RECOMS is a Marie Sklodowska-Curie Action (MSCA) Innovative Training Network (ITN) funded by the European Commission. The purpose of RECOMS is to train 15 Fellows (Early Stage Researchers - ESR) in innovative, transdisciplinary, and transformative approaches to promoting and facilitating resourceful and resilient community environmental practice. RECOMS started in March 2018 and will run until February 2022.
2 Fellows are based in Vienna
The BOKU will host two ESR / PhD students, who will define their research project within the following topics:
Natalie Leung, who will be working on a relational understanding of farms as adaptive social-ecological systems
Objectives: Family farms depend on the natural resources and on the communities in which they are embedded. Often, these interdependencies have been severed due to pressures from markets and regulations. These have undermined the autonomy of farmers, as the power to decide how food is produced (and thus agro-ecosystems managed) is increasingly being transferred to input manufacturers, processors, and large retailers. As a result, the farmers’ ability to creatively reorganize their resources, to adapt, and to transform has been curtailed, which undermines their resilience. By reconnecting with the local ecosystem and with local communities, as well as by critically rethinking traditions, farmers can strengthen both their own and their community’s resourcefulness and evolutionary resilience. This project will explore how well a relational perspective on farms allows to capture and analyse the processes that build resourcefulness and resilience. This shift in perspective allows to emphasize change, adaptability, and transformation, as well as the need to root entrepreneurial initiatives in locally available (social and natural) resources.
Expected Results: Transdisciplinary insight into how reconnecting with local social and natural resources can strengthen farm and community resilience; Assess the potential of visualisation methods to empower farmers and communities, encouraging adaptive processes.
Jingjing Guo, who will be working on collaborative entrepreneurial action to manage coupled social-ecological systems for resilience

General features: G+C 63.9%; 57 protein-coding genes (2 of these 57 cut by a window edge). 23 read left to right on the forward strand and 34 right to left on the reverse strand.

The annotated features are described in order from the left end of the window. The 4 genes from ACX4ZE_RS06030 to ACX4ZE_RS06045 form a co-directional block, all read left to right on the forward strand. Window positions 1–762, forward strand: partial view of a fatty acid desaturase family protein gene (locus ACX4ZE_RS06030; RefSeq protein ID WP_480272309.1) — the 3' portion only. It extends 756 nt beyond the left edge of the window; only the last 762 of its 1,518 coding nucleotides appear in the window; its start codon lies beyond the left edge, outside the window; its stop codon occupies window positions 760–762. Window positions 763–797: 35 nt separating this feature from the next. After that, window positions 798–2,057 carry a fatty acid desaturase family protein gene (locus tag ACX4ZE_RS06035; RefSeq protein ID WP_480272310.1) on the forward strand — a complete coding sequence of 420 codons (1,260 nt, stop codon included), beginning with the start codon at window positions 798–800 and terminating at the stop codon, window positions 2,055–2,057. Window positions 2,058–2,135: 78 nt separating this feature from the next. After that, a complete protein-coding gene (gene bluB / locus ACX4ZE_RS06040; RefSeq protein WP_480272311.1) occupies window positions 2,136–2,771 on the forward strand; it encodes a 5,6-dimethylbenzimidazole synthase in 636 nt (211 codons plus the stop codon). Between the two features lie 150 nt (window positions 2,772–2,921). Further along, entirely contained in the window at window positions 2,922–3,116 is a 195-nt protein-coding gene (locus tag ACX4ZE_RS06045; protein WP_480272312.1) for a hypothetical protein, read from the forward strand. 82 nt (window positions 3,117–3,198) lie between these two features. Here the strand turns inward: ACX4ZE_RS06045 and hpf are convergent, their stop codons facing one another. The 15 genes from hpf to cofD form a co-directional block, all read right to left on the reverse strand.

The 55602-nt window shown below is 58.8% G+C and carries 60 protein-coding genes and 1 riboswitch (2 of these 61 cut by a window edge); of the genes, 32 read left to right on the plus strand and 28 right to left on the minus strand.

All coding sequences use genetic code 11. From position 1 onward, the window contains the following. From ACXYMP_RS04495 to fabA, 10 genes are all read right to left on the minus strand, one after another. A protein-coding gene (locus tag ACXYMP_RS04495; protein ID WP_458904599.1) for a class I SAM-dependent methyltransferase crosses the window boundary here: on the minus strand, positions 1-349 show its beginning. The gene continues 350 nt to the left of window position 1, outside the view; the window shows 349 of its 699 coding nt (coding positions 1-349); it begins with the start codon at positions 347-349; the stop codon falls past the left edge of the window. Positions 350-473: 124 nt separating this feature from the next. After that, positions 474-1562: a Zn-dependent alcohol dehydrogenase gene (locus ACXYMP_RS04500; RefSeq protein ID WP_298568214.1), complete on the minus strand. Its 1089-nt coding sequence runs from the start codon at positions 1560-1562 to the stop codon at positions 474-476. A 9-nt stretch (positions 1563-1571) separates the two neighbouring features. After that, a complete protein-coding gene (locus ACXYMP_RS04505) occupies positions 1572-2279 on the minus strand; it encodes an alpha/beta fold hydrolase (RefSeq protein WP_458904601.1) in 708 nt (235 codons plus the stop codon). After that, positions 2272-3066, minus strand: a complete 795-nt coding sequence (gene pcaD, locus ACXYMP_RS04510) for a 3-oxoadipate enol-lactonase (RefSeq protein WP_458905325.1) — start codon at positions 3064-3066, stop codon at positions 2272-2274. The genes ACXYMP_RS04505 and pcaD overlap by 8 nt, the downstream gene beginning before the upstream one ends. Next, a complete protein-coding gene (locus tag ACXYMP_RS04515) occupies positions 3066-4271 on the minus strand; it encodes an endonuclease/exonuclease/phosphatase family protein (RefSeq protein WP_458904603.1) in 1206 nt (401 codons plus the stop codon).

Objectives: Rural communities manage a wide variety of natural resources. Yet, the access to these resources and the distribution of their benefits is often unequal in the community, differing along gender lines, age groups, and ownership structures. This unequal access may reinforce broader rural challenges such as unemployment, hidden rural poverty, and youth outmigration. Moreover lack of critical reflexion on traditions often hampers the innovative use of resources, even when it would address community and broader societal demands. Collaborative entrepreneurial action can address these challenges, by engaging diverse stakeholders, strengthening resourcefulness, and transforming local resource relationships. This project explores barriers and opportunities for collaborative entrepreneurial action that is just, empowering, and restorative. Particular emphasis will be given to the potential of rethinking gender roles and of strengthening intergenerational connections to encourage innovative ideas, stimulate the reflexive questioning of traditions, and promote critical resilience.
Expected Results: Clarify influence of traditional gender roles and division by age groups as a barrier to rethinking the use of natural resources and to civic engagement; Guidelines on enhancing social justice in rural communities; Critical assessment of the use of visual methods as a means to strengthening resourcefulness and further enabling collective action.